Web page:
Katydid, Didn’t She?

I have the extreme pleasure of being in touch with my first two playmates, the sisters who lived next door, on a somewhat regular basis. And even when we don’t see each other for a long time (Girls, we still owe ourselves a lunch in Newburyport), like any great friendship, we pick right up as if no time has passed.

While they both love the natural world, for that’s where we spent much of our childhood, one in particular frequently shares photos of her finds with me. And so I took her along, riding on my shoulder this morning when I headed out into the rain because I know that she, too, likes rainy days as much as, if not more than sunny days. So does her garden and she’s got a green thumb to envy.

Since my thumbs aren’t great at turning the soil, I support a local farmers’ market and had time to pass waiting for my turn to pick up the pre-ordered produce, bread, chicken, flowers, and treats. Thus, as we started to hike, a grasshopper known for its two stripes greeted us.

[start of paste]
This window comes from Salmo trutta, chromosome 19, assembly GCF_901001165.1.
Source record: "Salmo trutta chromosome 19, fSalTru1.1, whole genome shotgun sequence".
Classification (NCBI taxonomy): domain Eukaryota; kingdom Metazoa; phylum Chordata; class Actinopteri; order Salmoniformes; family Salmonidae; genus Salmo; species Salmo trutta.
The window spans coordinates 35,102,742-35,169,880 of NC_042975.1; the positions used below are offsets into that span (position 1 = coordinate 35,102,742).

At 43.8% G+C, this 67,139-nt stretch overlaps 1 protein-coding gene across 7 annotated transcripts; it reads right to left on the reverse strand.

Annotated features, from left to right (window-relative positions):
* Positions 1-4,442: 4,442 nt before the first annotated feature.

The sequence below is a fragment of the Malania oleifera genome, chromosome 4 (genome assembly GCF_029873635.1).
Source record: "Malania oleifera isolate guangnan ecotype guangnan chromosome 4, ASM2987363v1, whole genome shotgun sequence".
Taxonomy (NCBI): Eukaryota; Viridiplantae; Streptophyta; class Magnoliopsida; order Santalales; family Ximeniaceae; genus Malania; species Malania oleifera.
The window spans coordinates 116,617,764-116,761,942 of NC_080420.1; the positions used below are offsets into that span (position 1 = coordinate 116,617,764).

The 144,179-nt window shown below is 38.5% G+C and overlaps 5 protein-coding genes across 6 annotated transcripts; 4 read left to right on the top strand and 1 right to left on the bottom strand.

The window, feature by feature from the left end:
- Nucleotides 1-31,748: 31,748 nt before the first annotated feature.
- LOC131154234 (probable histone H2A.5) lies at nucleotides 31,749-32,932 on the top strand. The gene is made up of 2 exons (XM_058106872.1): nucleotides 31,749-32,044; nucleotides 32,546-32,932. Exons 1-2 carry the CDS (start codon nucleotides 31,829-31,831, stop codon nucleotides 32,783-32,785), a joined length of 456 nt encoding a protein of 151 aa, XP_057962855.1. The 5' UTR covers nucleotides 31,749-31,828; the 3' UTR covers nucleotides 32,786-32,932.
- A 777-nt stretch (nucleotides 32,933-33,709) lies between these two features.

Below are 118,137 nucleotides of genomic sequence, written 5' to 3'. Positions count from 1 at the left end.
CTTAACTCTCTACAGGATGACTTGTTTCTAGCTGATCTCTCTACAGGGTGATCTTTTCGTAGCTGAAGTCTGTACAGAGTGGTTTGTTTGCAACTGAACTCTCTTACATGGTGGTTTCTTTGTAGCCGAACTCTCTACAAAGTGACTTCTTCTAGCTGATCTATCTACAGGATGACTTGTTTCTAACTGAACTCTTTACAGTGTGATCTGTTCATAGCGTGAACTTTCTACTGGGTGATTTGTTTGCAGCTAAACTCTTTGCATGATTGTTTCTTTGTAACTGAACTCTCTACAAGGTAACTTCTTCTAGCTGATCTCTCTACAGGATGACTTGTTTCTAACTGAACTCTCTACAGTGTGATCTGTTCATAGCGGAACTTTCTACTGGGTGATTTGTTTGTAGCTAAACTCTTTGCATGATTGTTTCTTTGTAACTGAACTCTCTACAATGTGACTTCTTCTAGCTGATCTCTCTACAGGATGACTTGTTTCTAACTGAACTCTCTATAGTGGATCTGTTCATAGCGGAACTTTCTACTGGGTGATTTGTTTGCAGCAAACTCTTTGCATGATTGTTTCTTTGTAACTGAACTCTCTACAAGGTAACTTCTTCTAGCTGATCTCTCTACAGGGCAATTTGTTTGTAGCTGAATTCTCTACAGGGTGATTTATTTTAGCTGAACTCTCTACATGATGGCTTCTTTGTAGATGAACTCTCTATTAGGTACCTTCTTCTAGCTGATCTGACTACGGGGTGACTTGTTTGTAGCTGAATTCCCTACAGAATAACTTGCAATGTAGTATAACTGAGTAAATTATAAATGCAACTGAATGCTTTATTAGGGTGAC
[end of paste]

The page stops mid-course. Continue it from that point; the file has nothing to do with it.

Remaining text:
Not far along, at the base of a certain pine tree, I showed her the Pippsissewa now in bloom. Not only do I love to say this plant’s name, but the blossoms . . .

oh my. We both squatted for a closer look at the anthers within. And sniffed its sweet scent.

Our next great find was an oak apple gall and of course I had to tell her that a non-stinging and wingless female wasp injected an egg into the veins of the leaf as it was just beginning to grow. Chemicals released by the tiny larvae that developed within altered the growth and over a few weeks, the little orb formed.

By the circle hole on the underside, I explained that the wasp had pupated and chewed its way out and was probably now feeding on the very roots of the same tree . . . that is if it hadn’t been consumed by birds or small mammals.

We moved on, but a tiny spot of brown on a berry leaf was the next to beg for our attention. Check out those toes. Sticky toe pads on their webbed feet provide support for these plant and tree climbers known as spring peepers.